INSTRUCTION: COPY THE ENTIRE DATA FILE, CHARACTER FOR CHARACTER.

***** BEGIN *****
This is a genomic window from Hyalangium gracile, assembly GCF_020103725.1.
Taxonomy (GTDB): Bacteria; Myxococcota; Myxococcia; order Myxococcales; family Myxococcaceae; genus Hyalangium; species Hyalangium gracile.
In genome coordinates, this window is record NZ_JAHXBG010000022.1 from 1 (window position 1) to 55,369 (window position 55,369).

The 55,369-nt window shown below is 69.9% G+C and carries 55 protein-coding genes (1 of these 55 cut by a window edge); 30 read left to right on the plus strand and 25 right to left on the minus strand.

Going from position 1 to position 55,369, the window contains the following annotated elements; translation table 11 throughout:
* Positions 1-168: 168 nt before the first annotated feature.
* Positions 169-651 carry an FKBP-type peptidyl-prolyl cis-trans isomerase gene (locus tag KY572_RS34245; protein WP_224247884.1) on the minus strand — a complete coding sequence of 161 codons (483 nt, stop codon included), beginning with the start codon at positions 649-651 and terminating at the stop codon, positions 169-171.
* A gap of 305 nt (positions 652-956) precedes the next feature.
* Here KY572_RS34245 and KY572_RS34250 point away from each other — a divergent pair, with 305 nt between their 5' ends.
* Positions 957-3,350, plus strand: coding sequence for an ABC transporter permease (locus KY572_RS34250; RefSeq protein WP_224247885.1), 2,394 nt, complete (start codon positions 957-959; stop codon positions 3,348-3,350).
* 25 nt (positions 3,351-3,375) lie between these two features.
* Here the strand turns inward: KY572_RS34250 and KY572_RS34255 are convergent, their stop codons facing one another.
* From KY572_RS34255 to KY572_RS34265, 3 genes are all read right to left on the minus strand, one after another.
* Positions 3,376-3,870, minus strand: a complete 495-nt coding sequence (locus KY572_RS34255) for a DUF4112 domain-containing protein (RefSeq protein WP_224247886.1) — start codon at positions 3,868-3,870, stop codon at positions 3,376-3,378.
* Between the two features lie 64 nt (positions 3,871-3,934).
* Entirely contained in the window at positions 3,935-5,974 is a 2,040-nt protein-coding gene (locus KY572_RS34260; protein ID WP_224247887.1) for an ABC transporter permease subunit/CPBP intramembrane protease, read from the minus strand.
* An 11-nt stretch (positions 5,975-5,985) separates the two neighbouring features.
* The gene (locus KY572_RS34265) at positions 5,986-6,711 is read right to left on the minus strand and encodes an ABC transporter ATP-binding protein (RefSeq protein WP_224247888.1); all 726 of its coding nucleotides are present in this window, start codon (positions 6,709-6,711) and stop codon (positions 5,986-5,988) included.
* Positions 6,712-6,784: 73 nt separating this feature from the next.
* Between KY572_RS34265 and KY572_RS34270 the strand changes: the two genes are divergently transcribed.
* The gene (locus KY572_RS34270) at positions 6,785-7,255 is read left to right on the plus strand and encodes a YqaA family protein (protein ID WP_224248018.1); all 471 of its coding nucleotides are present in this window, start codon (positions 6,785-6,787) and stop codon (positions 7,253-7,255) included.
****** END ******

This is a genomic window from Hyalangium gracile, assembly GCF_020103725.1.
Taxonomy (GTDB): Bacteria; Myxococcota; Myxococcia; order Myxococcales; family Myxococcaceae; genus Hyalangium; species Hyalangium gracile.
In genome coordinates, this window is record NZ_JAHXBG010000022.1 from 1 (window position 1) to 55,369 (window position 55,369).

The 55,369-nt window shown below is 69.9% G+C and carries 55 protein-coding genes (1 of these 55 cut by a window edge); 30 read left to right on the plus strand and 25 right to left on the minus strand.

Going from position 1 to position 55,369, the window contains the following annotated elements; translation table 11 throughout:
* Positions 1-168: 168 nt before the first annotated feature.
* Positions 169-651 carry an FKBP-type peptidyl-prolyl cis-trans isomerase gene (locus tag KY572_RS34245; protein WP_224247884.1) on the minus strand — a complete coding sequence of 161 codons (483 nt, stop codon included), beginning with the start codon at positions 649-651 and terminating at the stop codon, positions 169-171.
* A gap of 305 nt (positions 652-956) precedes the next feature.
* Here KY572_RS34245 and KY572_RS34250 point away from each other — a divergent pair, with 305 nt between their 5' ends.
* Positions 957-3,350, plus strand: coding sequence for an ABC transporter permease (locus KY572_RS34250; RefSeq protein WP_224247885.1), 2,394 nt, complete (start codon positions 957-959; stop codon positions 3,348-3,350).
* 25 nt (positions 3,351-3,375) lie between these two features.
* Here the strand turns inward: KY572_RS34250 and KY572_RS34255 are convergent, their stop codons facing one another.
* From KY572_RS34255 to KY572_RS34265, 3 genes are all read right to left on the minus strand, one after another.
* Positions 3,376-3,870, minus strand: a complete 495-nt coding sequence (locus KY572_RS34255) for a DUF4112 domain-containing protein (RefSeq protein WP_224247886.1) — start codon at positions 3,868-3,870, stop codon at positions 3,376-3,378.
* Between the two features lie 64 nt (positions 3,871-3,934).
* Entirely contained in the window at positions 3,935-5,974 is a 2,040-nt protein-coding gene (locus KY572_RS34260; protein ID WP_224247887.1) for an ABC transporter permease subunit/CPBP intramembrane protease, read from the minus strand.
* An 11-nt stretch (positions 5,975-5,985) separates the two neighbouring features.
* The gene (locus KY572_RS34265) at positions 5,986-6,711 is read right to left on the minus strand and encodes an ABC transporter ATP-binding protein (RefSeq protein WP_224247888.1); all 726 of its coding nucleotides are present in this window, start codon (positions 6,709-6,711) and stop codon (positions 5,986-5,988) included.
* Positions 6,712-6,784: 73 nt separating this feature from the next.
* Between KY572_RS34265 and KY572_RS34270 the strand changes: the two genes are divergently transcribed.
* The gene (locus KY572_RS34270) at positions 6,785-7,255 is read left to right on the plus strand and encodes a YqaA family protein (protein ID WP_224248018.1); all 471 of its coding nucleotides are present in this window, start codon (positions 6,785-6,787) and stop codon (positions 7,253-7,255) included.